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Whenever I apply for a credit card or credit line on the internet, I am often given the message that I was not approved, and that I would get a letter via snail mail as to why I was denied. But, when I read the letter, it is vaguely explained. If I have a score of 686, why would they say my score was 715? Furthermore, why do they not say, the minimum requirement is such and such, and explain which of these criteria you did not meet?

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    1. Credit scores are calculated differently for different bureaus. Transunion will give a different credit score than Equifax. 2. There is no business advantage in them telling you why you weren't approved, and doing so would allow people to game the system better. – Magua Mar 5 '18 at 17:49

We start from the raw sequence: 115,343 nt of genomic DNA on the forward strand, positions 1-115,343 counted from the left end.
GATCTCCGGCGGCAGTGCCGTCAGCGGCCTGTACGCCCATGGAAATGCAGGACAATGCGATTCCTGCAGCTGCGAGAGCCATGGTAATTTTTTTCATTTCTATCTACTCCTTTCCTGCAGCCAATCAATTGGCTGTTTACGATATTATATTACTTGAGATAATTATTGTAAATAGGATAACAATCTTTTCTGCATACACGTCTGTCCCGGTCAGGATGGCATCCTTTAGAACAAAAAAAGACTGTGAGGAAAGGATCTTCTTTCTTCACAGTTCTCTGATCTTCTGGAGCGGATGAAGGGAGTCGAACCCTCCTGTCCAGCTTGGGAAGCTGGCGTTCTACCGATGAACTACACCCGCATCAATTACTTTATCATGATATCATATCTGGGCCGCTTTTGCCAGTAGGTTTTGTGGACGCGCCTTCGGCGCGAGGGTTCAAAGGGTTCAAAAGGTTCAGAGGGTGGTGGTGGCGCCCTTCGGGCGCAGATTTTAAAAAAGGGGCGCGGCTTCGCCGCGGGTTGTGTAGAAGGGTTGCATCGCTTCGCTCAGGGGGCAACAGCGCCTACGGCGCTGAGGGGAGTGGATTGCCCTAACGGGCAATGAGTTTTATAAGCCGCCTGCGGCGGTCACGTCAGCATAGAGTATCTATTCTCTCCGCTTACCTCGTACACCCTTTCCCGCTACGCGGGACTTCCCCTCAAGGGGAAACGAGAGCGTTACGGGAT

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    I'm fairly certain that in the US, if your application is rejected based on your credit, you are entitled to receive a copy of the report they used. – cHao Mar 5 '18 at 19:03
  • Like Magua said, your score changes based on the agency. Further, credit score is rarely, if ever, the only deciding factor as to whether you are extended credit. Each issuing company has different criteria. Going in to see a physical human is often better because they are better-able to assess your situation than an online form. – Michael Hartmann Mar 5 '18 at 22:03
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There is not much you can do.

Partly, the people you interact with don’t know themself exactly, so they couldn’t tell you even if they wanted to. They’ll tell you something, of course, if you ask, but it is not necessarily the correct reason.

Furthermore, they have no more interest in you - you will not be a customer, so why spend time with you?

The reason might be too complicated to even understand for humans - the decision is basically calculated from multivariant statistical predictions, and similar to neural networks, they get good results but not necessarily the reasons for it.

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